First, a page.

Thrift Style explores the reuse of feed sacks to make clothing and other household objects and illuminates how the “upcycling” of these bags mutually benefitted twentieth-century consumers and businesses. With forty-one works from patterns to garments, it serves as an example of past ingenuity that can inform today’s efforts towards sustainability.
The exhibition, organized by the Historic Costume and Textile Museum and the Marianna Kistler Beach Museum of Art, both at Kansas State University, provides a nostalgic view into American ingenuity, sensibility, and optimism during a particularly challenging time of economic hardship and war—the period of the Great Depression and World War II. The reuse of feed, flour, and sugar sacks was a cost-saving and resource-saving approach employed by homemakers to make new items to meet their families’ needs.
In the 1920s and ‘30s, manufacturers began producing patterned and colored feed sacks to give home seamstresses more options. During World War II, the federal government limited fabric use for individual garments and homemakers were obligated to use thrifty approaches to repurpose what was available to them. As fabrics from feed sacks were not considered a limited resource, women turned to them as an accessible and patriotic option during the war effort. In response, trade organizations and manufacturers promoted the thrifty use of feed sack fabric by publishing how-to brochures and booklets with clothing designs, mending instructions, and other suggestions for restyling clothes.
The artifacts in the exhibition demonstrate a mutual goal of sustainability, with local businesses—mills and feed and seed operations—tailoring product design and marketing campaigns to attract customers; and consumers using their imaginations and practical skills to tailor clothing, aprons, quilts, dolls, and more out of the industry’s byproduct: feed sack cotton.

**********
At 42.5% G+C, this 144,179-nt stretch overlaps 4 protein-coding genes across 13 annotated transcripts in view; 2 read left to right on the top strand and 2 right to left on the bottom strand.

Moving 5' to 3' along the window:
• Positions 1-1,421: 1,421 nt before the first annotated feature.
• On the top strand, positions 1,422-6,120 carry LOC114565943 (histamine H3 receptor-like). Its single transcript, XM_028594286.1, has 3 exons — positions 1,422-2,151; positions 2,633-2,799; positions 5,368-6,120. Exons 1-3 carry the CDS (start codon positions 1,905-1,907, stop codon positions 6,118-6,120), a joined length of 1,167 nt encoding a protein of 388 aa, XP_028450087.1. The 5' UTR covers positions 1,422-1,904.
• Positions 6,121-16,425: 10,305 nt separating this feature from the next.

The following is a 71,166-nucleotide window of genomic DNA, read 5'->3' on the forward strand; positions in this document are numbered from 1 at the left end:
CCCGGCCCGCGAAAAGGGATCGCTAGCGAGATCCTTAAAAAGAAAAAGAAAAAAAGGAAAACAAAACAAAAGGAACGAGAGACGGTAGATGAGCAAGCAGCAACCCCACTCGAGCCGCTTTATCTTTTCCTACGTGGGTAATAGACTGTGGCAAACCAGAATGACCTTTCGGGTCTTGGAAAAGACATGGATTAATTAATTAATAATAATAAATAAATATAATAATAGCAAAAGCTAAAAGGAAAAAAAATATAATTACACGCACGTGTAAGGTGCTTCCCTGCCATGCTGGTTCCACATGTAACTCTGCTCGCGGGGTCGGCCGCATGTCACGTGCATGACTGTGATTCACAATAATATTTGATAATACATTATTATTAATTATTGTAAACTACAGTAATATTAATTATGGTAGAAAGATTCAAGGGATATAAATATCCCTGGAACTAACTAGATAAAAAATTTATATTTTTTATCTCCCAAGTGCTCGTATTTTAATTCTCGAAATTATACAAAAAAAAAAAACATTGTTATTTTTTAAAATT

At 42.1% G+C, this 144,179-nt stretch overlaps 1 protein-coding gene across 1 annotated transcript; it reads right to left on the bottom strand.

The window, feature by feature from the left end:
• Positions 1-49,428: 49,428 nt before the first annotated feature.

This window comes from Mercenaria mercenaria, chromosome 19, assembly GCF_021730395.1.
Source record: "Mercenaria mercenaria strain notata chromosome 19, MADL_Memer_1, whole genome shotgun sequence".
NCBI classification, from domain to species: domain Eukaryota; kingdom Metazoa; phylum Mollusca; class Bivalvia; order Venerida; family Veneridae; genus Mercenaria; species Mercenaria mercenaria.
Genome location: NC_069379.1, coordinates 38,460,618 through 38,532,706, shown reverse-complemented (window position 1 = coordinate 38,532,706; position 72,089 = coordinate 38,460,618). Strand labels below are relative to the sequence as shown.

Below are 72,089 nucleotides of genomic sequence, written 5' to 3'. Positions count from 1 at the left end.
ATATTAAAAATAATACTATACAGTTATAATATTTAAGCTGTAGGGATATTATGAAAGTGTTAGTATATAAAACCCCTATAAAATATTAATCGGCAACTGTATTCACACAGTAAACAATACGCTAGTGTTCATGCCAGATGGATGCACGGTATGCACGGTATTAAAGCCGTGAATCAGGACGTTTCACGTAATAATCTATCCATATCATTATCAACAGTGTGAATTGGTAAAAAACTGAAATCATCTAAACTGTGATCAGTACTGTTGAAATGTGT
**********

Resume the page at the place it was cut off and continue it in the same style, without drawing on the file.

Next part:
This exhibition offers a snapshot of domestic life during this time, when recycling was as critical as it is today, and it provides one of the best examples of upcycling in our nation’s history.
Thrift Style is touring October 2020 through April 2025. The dates below reflect five-week exhibition periods. Dates are subject to change; please contact MoreArt@maaa.org or (800) 473-3872 x208/209 for current availability.
- October 21–November 30, 2020 Northern State University
Aberdeen, SD booked
- December 15, 2020–January 19, 2021 Temple Railroad & Heritage Museum
Temple, TX booked
- February 3–April 30, 2021 Johnson County Museum
Overland Park, KS booked
- May 15–June 20, 2021 Rochester Central Library
Rochester, NY booked
- July 5–August 16, 2021 Living History Farms
Urbandale, IA booked
- September 1–October 5, 2021 Cherokee Strip Regional Heritage Center
Enid, OK booked
- October 21–November 30, 2021 Temecula Valley Museum
Temecula, CA booked
- December 15, 2021–January 19, 2022 Rogers Historical Museum
Rogers, AR booked
- February 3–March 10, 2022 McKinley Presidential Library & Museum
Canton, OH booked
- March 25–June 20, 2022 Historical and Cultural Society of Clay County
Moorhead, MN booked
- July 5–August 16, 2022 Refurbishment
Kansas City, MO booked
- September 1–November 30, 2022 Chandler Museum
Chandler, AZ booked
- December 15, 2022–April 30, 2023 Avenir Museum of Design & Merchandising at Colorado State University
Fort Collins, CO booked
- May 15–August 16, 2023 Park City Museum
Park City, UT booked
- September 1–October 5, 2023 Farmington Museum
Farmington, NM booked
- October 21–April 30, 2024 Herbert Hoover Presidential Library and Museum
West Branch, IA pending
- May 15–August 16, 2024 Irving Archives & Museum
Irving, TX booked
- September 1–October 5, 2024 Wichita-Sedgewick County Historical Society
Wichita, KS booked
- October 21–November 30, 2024 Oxford Performing Arts Center
Oxford, AL booked
- December 15, 2024–January 19, 2025 Pawnee Bill Ranch
Pawnee, OK pending
- February 3–March 10, 2025 Willa Cather Center
Red Cloud, NE booked
- March 25–April 30, 2025 Louisiana's Old State Capitol
Baton Rouge, LA booked
Custom-Designed and Built Crates
The Historic Costume and Textile Museum and the Marianna Kistler Beach Museum of Art, both at Kansas State University
Out-of-Region Rental Fee
In-Region Rental Fee
Number of Crates/Total Weight
The exhibition is fully insured by ExhibitsUSA at no additional expense to you, both while installed and during transit.